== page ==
Jean and Patti's shows: #1. LOVE AND LIFE (premiered October 2005, Norfolk)

photo by Peter Martyn

You need three things to make a cabaret. You need an audience. You need a pianist. And you need a singer.

In the summer of 1840, a love stricken Robert Schumann wrote a cycle of eight songs for young Clara Wieck, the woman he would marry later that year. The song cycle “Frauenliebe und Leben” - “A Woman’s Love and Life” – describes the arc of a relationship: seminal moments in a woman’s life that include meeting a man, infatuation, falling in love, marriage and loss.

Jean and Patti open their show - LOVE AND LIFE - with three short songs from Frauenliebe und Leben that demonstrate a remarkable, equal partnership: the full beauty of Ms Stilwell’s voice and the sensitivity of Ms Loach’s approach to the piano.

From there, the programme is an emotional and exuberant joyride through the “human condition”, and it quickly becomes very apparent that the “human condition” hasn't changed a whole lot from Schumann's time to the present.

Jean and Patti perform songs that run the gamut of emotions from comic (Taylor the Latte Boy), to romantic (How I Love You), to tragic (I Had Myself a True Love); from regret (Last Night When We Were Young) to downright silly (The Last Song).
They finish the evening on a hopeful note, performing in German and English the song that launched Marlene Dietrich’s career, Falling in Love Again.

The songs have been chosen from sources as varied as the American Songbook, Musical Theatre and today’s caffeinated New York City cabaret scene. In fact, the show features five songs by an exciting young American songwriting team, Marcy Heisler and Zina Goldrich, a.k.a. “Marcy and Zina”. Ms Stilwell’s fans are more than familiar with her ability to act as well as sing, and when she opens up with her opera chops in full cheeky throttle in the song “Apathetic Man”, there are audible gasps from your audience.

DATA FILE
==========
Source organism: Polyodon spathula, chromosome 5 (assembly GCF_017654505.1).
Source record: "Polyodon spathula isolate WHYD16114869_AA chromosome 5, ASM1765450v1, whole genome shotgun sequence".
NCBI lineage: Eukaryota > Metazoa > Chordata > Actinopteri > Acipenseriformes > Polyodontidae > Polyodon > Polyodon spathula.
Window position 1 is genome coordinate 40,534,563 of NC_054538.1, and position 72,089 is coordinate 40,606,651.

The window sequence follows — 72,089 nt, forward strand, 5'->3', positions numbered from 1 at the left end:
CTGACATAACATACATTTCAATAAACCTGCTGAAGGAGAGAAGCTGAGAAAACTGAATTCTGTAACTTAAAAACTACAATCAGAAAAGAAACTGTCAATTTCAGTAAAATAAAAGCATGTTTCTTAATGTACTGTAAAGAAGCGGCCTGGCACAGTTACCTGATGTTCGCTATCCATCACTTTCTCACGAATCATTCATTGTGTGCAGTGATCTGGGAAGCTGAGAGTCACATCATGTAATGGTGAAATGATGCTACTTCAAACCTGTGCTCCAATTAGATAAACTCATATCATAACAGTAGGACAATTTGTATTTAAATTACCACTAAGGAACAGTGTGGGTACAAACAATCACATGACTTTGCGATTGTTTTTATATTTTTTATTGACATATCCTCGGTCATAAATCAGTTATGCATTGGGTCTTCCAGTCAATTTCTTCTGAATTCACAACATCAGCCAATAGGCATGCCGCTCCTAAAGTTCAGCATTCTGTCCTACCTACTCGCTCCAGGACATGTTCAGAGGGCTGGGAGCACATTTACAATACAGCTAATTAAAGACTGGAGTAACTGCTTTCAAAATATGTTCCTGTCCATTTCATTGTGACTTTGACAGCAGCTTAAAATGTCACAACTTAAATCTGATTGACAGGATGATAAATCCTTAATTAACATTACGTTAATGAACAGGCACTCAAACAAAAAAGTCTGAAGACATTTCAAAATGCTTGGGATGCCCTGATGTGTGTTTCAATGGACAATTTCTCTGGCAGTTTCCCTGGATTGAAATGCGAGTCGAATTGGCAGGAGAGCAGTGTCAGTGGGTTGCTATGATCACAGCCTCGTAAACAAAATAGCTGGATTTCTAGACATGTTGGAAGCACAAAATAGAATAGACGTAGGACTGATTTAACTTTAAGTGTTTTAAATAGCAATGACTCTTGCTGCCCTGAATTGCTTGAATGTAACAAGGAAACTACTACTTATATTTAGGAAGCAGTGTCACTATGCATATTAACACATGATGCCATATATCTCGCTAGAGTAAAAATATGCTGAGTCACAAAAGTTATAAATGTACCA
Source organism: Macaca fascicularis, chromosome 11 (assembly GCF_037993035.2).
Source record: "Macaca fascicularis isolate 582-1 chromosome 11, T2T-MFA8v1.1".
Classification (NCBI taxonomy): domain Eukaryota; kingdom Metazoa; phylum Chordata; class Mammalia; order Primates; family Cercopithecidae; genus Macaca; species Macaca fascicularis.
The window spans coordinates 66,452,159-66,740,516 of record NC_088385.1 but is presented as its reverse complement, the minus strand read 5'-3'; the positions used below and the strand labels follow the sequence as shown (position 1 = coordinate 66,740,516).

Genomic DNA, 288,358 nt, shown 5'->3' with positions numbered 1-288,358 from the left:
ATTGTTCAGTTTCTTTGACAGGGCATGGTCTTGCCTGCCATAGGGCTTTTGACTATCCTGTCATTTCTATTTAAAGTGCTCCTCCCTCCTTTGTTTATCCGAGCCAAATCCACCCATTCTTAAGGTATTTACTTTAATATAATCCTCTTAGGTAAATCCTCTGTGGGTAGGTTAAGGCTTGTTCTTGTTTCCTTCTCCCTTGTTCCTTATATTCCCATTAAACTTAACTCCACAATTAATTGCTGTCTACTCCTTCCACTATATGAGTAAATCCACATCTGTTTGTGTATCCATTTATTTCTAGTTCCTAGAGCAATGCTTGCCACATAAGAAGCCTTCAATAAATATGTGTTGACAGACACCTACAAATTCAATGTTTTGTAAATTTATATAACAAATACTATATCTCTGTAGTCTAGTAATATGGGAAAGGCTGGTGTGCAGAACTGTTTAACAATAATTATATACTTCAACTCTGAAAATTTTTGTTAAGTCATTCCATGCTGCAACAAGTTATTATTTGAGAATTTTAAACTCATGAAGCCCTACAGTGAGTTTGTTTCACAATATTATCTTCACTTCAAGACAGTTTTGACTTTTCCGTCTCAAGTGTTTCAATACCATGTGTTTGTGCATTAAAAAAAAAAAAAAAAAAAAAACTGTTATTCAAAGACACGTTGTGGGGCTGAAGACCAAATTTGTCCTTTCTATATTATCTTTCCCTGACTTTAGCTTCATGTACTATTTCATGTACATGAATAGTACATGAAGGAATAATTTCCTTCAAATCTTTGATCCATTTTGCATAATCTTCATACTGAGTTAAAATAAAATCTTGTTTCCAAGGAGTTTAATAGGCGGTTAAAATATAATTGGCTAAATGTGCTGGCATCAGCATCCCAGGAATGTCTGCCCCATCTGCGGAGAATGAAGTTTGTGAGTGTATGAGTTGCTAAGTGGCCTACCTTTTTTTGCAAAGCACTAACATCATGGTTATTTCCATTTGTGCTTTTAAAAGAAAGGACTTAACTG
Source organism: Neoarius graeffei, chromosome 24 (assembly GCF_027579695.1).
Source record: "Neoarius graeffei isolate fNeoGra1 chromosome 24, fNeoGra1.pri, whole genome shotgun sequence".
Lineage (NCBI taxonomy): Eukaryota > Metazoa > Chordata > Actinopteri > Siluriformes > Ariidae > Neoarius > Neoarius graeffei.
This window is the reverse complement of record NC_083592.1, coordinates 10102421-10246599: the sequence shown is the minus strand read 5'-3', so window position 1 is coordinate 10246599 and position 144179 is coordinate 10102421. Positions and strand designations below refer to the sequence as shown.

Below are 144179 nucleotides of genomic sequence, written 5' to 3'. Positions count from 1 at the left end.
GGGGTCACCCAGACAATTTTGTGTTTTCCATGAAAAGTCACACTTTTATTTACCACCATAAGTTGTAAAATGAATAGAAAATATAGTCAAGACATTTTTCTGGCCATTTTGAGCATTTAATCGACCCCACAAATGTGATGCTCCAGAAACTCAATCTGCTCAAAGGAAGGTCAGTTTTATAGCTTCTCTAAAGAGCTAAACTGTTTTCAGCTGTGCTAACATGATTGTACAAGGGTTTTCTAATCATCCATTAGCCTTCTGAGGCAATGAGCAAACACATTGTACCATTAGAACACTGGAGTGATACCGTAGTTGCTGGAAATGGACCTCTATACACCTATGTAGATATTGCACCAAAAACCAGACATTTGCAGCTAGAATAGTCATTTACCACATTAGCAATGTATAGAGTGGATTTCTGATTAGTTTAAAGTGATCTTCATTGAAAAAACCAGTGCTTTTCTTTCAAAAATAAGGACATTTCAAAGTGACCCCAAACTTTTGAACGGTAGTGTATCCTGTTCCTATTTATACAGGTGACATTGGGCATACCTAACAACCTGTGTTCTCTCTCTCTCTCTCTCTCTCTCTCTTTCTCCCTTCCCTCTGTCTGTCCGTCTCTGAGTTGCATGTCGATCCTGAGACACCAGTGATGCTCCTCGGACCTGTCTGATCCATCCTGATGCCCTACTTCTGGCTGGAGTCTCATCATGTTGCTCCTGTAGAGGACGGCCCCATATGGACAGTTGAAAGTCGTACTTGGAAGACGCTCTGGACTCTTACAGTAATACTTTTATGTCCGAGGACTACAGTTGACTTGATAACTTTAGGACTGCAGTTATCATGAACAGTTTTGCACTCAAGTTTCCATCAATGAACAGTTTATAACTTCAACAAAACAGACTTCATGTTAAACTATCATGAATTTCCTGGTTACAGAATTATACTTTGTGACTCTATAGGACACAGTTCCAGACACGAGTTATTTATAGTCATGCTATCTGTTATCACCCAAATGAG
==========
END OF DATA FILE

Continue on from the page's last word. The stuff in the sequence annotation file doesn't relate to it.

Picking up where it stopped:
Later in the programme, Stilwell reveals herself to be a fine dramatic actor singing in German Kurt Weill’s bitter “Farewell Letter”.

The show has been carefully researched and without their even realizing it, audiences leave the theatre knowing a little more about the history of Cabaret and Kabarett; the influence on American music of the exodus of Jewish writers from Nazi Germany; and, most importantly, the realization that the emotions Schumann described one hundred and sixty years ago are emotions that are timeless.

Jean and Patti deliver an evening of polished performances but, more than that, it is clear that they love the songs they’ve chosen to share. It is clear, also, that they love bling, fancy frocks, and a good belly laugh.

photo by Peter Martyn

Theatre-goers leave a Jean and Patti performance, knowing that they’ve shared an evening of beautiful music-making with two talented women who live to love, love to live, and who aren’t afraid to laugh a little along the way.

Duration 70 minutes, intermission optional.